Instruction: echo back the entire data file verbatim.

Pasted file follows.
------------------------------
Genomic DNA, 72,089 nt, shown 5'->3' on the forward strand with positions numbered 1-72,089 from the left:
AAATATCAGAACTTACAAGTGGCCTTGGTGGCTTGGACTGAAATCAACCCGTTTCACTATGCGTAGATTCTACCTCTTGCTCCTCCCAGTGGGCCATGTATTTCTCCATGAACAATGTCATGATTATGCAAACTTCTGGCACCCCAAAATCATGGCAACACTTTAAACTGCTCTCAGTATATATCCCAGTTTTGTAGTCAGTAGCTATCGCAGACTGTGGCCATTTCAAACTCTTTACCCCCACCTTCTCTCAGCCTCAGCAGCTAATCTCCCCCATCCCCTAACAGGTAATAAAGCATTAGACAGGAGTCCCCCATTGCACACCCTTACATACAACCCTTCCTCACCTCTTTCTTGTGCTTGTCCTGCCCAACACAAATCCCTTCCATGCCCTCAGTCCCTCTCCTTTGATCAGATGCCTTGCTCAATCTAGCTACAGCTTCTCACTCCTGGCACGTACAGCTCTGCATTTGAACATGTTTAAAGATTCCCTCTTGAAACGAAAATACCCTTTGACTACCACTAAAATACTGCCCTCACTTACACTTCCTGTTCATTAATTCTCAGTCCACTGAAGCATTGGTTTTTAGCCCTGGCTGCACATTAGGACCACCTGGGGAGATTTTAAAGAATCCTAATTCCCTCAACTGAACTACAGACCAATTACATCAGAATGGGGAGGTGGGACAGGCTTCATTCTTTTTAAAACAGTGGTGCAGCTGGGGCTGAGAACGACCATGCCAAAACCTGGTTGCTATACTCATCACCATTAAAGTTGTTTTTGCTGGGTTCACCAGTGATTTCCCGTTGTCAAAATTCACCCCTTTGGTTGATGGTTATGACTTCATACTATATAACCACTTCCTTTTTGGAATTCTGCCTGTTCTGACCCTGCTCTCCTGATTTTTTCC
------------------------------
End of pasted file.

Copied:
Genomic DNA, 72,089 nt, shown 5'->3' on the forward strand with positions numbered 1-72,089 from the left:
AAATATCAGAACTTACAAGTGGCCTTGGTGGCTTGGACTGAAATCAACCCGTTTCACTATGCGTAGATTCTACCTCTTGCTCCTCCCAGTGGGCCATGTATTTCTCCATGAACAATGTCATGATTATGCAAACTTCTGGCACCCCAAAATCATGGCAACACTTTAAACTGCTCTCAGTATATATCCCAGTTTTGTAGTCAGTAGCTATCGCAGACTGTGGCCATTTCAAACTCTTTACCCCCACCTTCTCTCAGCCTCAGCAGCTAATCTCCCCCATCCCCTAACAGGTAATAAAGCATTAGACAGGAGTCCCCCATTGCACACCCTTACATACAACCCTTCCTCACCTCTTTCTTGTGCTTGTCCTGCCCAACACAAATCCCTTCCATGCCCTCAGTCCCTCTCCTTTGATCAGATGCCTTGCTCAATCTAGCTACAGCTTCTCACTCCTGGCACGTACAGCTCTGCATTTGAACATGTTTAAAGATTCCCTCTTGAAACGAAAATACCCTTTGACTACCACTAAAATACTGCCCTCACTTACACTTCCTGTTCATTAATTCTCAGTCCACTGAAGCATTGGTTTTTAGCCCTGGCTGCACATTAGGACCACCTGGGGAGATTTTAAAGAATCCTAATTCCCTCAACTGAACTACAGACCAATTACATCAGAATGGGGAGGTGGGACAGGCTTCATTCTTTTTAAAACAGTGGTGCAGCTGGGGCTGAGAACGACCATGCCAAAACCTGGTTGCTATACTCATCACCATTAAAGTTGTTTTTGCTGGGTTCACCAGTGATTTCCCGTTGTCAAAATTCACCCCTTTGGTTGATGGTTATGACTTCATACTATATAACCACTTCCTTTTTGGAATTCTGCCTGTTCTGACCCTGCTCTCCTGATTTTTTCC